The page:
continued on page 30 

sexy life continued from page 29


1. Mula Bandha, one of three interior body “locks,” to tighten the pelvic floor.

Lynn says the fastest way to get your body into shape is a combination of lifting weights, core strengtheners and cardio. And don’t worry about building bulk — Lynn says her suggested exercises will simply get you into the best shape you have ever been in.

 “Basically, this is very similar to kegels and helps with the blood flow to the sex organs,” she says. “In yoga, we do these throughout our practice, tightening the muscles between the vagina and the anus. This is so important for women to do.” 2. Her next suggestion:

1. For cardio, invest in a pedometer and start walking, either inside on a treadmill or outside, Lynn says.  The goal is to walk 10,000 steps a day, seven days a week. Her favorite time to exercise is early morning, before her family wakes up. In addition to exercise, this is time Lynn prays and meditates, exercises for her mind and soul. 2. Squats, for your thighs and butt.  Stand with your feet shoulderwidth apart, holding dumbbells in each hand. Start with light weights, but ones that offer a challenge.  Squat down as if you were sitting in a chair — until the tops of your legs are parallel to the floor.  Push yourself back up using your heels to drive the move and press the dumbbells above your head on your way up.  Repeat. Start off with two sets of 10 repetitions and work your way up to three sets of 20 each. 3. Planks, for your whole body, including core, abs, glutes and legs.

 “I think that any exercise we do to strengthen any part of our body strengthens the rest of your body. The goal is to get blood flowing through your entire body, awakening your body. This will help with sex.” 3. of tight pants. Squeeze your butt tightly. Be sure to keep your body flat and your head in line with the rest of your body. Don’t let your head drop.  Start with one plank trying to hold at least 30 seconds, working your way up to one to two minutes. Lynn’s words of encouragement: “You can do it!” 4. Traveling lunges, for thighs, butt and core.  Stand straight, with good posture.  Take a step forward.  Lunge with the leg you took the step with, dropping the back knee to the floor — don’t let your lunge knee go over your toe.  Push with lunge leg’s heel and bring your back leg up to front leg.

 Plank position is lying face down on the floor, with elbows on floor directly under your shoulder.

 Repeat with opposite leg while traveling across the floor. This is one set.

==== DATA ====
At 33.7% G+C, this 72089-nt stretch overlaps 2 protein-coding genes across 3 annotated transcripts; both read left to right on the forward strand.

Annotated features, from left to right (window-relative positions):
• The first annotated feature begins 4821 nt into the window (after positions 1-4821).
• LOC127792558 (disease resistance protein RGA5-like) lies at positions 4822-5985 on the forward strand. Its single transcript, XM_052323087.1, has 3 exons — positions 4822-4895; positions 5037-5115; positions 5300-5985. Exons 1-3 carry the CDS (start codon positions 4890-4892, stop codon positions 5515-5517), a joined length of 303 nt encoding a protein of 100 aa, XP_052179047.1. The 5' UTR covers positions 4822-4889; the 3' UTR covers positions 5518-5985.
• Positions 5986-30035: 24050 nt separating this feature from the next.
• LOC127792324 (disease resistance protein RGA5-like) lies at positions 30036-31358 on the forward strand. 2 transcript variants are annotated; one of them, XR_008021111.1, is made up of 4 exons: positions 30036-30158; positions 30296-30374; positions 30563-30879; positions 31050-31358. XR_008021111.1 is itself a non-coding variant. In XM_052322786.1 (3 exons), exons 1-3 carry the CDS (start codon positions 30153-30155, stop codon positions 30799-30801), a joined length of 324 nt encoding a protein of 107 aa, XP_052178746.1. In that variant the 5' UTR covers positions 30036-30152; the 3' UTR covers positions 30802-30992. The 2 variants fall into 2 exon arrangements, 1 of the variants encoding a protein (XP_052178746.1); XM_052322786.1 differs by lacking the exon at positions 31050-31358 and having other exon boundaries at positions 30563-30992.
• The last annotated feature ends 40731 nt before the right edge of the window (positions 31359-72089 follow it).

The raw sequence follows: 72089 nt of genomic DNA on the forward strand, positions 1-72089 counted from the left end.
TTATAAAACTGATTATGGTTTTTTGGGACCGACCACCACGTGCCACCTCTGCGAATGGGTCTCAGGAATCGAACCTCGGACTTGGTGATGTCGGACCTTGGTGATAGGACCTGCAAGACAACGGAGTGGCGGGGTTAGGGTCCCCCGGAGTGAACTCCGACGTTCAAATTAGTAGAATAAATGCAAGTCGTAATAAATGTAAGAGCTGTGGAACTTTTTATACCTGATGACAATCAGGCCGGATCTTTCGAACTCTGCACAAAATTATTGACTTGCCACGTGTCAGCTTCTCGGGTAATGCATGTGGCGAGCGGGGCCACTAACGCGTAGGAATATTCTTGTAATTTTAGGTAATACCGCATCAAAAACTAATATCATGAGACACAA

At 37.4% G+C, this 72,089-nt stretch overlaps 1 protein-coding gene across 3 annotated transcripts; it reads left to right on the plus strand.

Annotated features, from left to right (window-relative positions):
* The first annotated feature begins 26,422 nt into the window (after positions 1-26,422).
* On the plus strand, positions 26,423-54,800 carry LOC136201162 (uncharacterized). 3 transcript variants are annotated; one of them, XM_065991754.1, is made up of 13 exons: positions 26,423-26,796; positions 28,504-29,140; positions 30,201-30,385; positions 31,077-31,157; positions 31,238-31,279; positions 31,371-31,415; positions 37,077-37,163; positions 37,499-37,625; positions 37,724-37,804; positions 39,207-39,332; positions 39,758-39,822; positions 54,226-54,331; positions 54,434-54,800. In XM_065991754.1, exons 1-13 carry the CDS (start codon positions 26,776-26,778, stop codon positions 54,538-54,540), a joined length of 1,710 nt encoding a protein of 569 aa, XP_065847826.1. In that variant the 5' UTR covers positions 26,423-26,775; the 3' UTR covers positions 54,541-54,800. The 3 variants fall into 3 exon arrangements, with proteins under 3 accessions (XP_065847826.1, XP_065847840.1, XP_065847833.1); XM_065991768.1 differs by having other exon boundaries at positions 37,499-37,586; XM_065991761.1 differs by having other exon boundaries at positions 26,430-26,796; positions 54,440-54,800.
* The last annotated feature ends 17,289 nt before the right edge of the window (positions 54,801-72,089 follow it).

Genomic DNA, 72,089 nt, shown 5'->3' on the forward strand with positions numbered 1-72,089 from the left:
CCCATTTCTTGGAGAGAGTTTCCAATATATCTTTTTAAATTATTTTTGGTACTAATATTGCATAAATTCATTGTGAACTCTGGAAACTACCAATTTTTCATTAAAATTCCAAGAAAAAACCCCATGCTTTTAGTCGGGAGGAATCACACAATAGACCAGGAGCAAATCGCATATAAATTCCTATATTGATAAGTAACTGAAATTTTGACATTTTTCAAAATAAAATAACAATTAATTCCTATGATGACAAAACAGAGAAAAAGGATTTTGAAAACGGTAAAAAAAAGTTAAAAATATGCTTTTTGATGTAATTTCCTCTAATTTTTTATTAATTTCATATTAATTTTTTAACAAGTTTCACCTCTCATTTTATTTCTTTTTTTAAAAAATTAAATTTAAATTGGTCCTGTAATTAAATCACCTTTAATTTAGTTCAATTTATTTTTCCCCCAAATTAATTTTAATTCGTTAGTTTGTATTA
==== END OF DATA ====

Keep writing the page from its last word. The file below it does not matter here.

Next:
 Prop yourself up on your toes and elbows using them as your “legs,” keeping your body flat like a table.

 Start with one set of 10 repetitions, working your way up to 25 sets of traveling lunges. Count with your right leg. Start slow, working your way up by adding more lunges each week.

 Hold your stomach in, like you are trying to put on a pair



Susanne Nicklas’ picks

Tantra yoga.

 Mention tantra, and most people think sex. “Tantra is more than just sex and orgasm,” Nicklas says. “Like other forms of yoga, it’s about going inward and connecting with different parts of ourselves that we are usually not in tune with. It’s about connecting with breath. Connecting with your body. Naturally connecting with your sexuality.” Which leads Nicklas to her favorite sexercises, no flexibility required.  Sit on your bed, back to back and start breathing. Begin connecting with each other’s breath. “This is especially valuable for people who have intimacy issues,” she says.  The goal is to eventually face each other, look into each other’s eyes, and breathe together. Either certainly sets the stage, like no 10-pound weight ever could.

Mula Bandha

Photos: Lunges, © iStock; MUla Bandha, Warren Goldswain. Bird Dog exercise photo by Tyler Murphy.

Lynn’s four sexercises

Kelley’s fave sexercises 1. Cardio.  “Sex is more about what is in the head than anything else,” Kelley says. “Cardio exercise relieves stress by increasing endorphin and serotonin levels.” As for what type of cardio to choose, she says: “Anything that you enjoy and will do, and can do, for 20 to 30 minutes a few times a week, without pain. It’s different for everyone.” For example, she prefers walking on a treadmill rather than outside but she understands that treadmills make some people “crazy.” 3.